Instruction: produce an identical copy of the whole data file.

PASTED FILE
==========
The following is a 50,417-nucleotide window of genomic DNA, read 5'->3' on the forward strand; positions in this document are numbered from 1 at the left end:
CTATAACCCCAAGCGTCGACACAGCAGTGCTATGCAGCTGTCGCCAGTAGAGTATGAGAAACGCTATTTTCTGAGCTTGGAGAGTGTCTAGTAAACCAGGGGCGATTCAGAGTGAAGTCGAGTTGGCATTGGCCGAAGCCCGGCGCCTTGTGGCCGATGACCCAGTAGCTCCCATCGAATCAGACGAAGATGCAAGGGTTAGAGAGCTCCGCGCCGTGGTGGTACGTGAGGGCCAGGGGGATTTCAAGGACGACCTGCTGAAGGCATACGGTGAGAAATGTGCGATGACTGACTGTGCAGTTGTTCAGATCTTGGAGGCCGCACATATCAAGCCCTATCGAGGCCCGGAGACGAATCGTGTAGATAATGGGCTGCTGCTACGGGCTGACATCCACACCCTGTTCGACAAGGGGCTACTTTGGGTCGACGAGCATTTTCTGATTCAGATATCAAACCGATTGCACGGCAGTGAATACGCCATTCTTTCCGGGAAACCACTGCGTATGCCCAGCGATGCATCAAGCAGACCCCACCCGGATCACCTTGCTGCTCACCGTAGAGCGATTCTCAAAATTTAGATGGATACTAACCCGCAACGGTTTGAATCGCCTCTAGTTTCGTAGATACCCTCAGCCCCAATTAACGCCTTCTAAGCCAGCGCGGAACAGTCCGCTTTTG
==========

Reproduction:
The following is a 50,417-nucleotide window of genomic DNA, read 5'->3' on the forward strand; positions in this document are numbered from 1 at the left end:
CTATAACCCCAAGCGTCGACACAGCAGTGCTATGCAGCTGTCGCCAGTAGAGTATGAGAAACGCTATTTTCTGAGCTTGGAGAGTGTCTAGTAAACCAGGGGCGATTCAGAGTGAAGTCGAGTTGGCATTGGCCGAAGCCCGGCGCCTTGTGGCCGATGACCCAGTAGCTCCCATCGAATCAGACGAAGATGCAAGGGTTAGAGAGCTCCGCGCCGTGGTGGTACGTGAGGGCCAGGGGGATTTCAAGGACGACCTGCTGAAGGCATACGGTGAGAAATGTGCGATGACTGACTGTGCAGTTGTTCAGATCTTGGAGGCCGCACATATCAAGCCCTATCGAGGCCCGGAGACGAATCGTGTAGATAATGGGCTGCTGCTACGGGCTGACATCCACACCCTGTTCGACAAGGGGCTACTTTGGGTCGACGAGCATTTTCTGATTCAGATATCAAACCGATTGCACGGCAGTGAATACGCCATTCTTTCCGGGAAACCACTGCGTATGCCCAGCGATGCATCAAGCAGACCCCACCCGGATCACCTTGCTGCTCACCGTAGAGCGATTCTCAAAATTTAGATGGATACTAACCCGCAACGGTTTGAATCGCCTCTAGTTTCGTAGATACCCTCAGCCCCAATTAACGCCTTCTAAGCCAGCGCGGAACAGTCCGCTTTTG